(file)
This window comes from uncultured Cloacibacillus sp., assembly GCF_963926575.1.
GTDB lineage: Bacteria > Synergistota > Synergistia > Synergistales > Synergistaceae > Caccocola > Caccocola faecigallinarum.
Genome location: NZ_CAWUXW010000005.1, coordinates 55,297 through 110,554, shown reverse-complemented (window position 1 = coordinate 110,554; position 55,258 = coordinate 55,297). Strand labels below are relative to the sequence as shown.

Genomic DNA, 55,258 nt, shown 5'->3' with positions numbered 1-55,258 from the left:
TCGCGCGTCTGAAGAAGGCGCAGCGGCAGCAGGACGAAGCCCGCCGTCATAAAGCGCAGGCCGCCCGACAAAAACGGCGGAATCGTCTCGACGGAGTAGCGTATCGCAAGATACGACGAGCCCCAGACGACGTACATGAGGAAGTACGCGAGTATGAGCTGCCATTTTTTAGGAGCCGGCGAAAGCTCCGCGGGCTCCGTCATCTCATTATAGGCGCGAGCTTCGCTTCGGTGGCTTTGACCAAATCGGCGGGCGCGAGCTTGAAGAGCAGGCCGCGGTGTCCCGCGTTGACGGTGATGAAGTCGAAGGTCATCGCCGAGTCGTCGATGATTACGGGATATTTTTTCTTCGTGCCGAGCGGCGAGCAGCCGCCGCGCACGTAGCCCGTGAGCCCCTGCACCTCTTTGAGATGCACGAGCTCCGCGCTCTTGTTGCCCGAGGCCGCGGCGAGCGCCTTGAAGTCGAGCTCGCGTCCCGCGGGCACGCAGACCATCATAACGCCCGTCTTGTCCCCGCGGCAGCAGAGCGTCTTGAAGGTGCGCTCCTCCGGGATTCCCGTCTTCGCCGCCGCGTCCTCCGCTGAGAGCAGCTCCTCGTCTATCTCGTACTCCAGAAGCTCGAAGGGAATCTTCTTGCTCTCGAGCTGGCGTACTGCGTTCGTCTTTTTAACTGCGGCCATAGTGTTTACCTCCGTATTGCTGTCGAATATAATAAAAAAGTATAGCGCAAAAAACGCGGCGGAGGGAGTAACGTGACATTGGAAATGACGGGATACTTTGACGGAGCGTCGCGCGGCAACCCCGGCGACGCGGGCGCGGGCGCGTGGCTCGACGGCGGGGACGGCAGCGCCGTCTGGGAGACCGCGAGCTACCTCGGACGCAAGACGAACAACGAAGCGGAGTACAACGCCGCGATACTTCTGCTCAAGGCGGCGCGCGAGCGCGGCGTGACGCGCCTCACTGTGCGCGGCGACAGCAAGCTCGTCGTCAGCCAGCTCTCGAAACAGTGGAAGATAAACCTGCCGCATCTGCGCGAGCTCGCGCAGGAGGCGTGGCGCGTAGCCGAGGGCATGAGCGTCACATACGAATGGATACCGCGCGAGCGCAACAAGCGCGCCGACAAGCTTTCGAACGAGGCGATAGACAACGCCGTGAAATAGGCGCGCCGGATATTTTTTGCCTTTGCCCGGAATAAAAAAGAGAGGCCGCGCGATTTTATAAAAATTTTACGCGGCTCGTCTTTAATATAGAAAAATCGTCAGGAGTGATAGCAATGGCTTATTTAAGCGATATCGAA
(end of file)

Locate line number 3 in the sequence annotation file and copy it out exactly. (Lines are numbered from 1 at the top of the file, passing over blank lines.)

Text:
Genome location: NZ_CAWUXW010000005.1, coordinates 55,297 through 110,554, shown reverse-complemented (window position 1 = coordinate 110,554; position 55,258 = coordinate 55,297). Strand labels below are relative to the sequence as shown.